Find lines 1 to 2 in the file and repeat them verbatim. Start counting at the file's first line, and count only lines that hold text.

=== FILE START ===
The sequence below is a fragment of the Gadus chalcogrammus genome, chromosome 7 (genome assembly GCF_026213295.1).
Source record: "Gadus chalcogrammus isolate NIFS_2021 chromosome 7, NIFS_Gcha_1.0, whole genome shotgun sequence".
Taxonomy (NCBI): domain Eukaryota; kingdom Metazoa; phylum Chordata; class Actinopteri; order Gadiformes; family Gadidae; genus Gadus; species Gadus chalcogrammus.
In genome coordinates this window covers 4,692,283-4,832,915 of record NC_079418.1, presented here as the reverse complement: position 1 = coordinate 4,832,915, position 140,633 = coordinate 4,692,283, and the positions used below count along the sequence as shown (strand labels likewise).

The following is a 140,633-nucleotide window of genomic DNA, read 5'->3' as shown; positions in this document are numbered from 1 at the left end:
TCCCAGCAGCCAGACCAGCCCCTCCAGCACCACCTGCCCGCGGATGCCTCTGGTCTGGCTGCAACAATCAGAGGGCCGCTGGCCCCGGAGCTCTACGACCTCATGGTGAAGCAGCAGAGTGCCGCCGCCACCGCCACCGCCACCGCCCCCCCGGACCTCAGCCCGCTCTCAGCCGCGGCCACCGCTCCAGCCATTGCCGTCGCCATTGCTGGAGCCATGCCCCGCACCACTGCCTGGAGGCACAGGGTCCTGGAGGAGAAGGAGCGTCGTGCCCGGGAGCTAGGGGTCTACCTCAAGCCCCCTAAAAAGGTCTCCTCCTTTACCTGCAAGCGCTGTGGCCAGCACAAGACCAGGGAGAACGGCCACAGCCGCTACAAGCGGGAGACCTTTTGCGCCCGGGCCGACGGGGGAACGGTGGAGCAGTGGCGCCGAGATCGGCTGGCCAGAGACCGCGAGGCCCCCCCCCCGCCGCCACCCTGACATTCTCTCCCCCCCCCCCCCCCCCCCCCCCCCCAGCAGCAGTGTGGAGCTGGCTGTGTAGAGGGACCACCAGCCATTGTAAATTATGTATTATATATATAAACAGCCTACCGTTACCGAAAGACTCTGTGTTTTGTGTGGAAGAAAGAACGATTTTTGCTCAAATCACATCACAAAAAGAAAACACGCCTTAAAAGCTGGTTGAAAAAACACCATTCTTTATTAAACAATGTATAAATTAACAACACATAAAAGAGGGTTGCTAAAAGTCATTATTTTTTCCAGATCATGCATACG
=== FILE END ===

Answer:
The sequence below is a fragment of the Gadus chalcogrammus genome, chromosome 7 (genome assembly GCF_026213295.1).
Source record: "Gadus chalcogrammus isolate NIFS_2021 chromosome 7, NIFS_Gcha_1.0, whole genome shotgun sequence".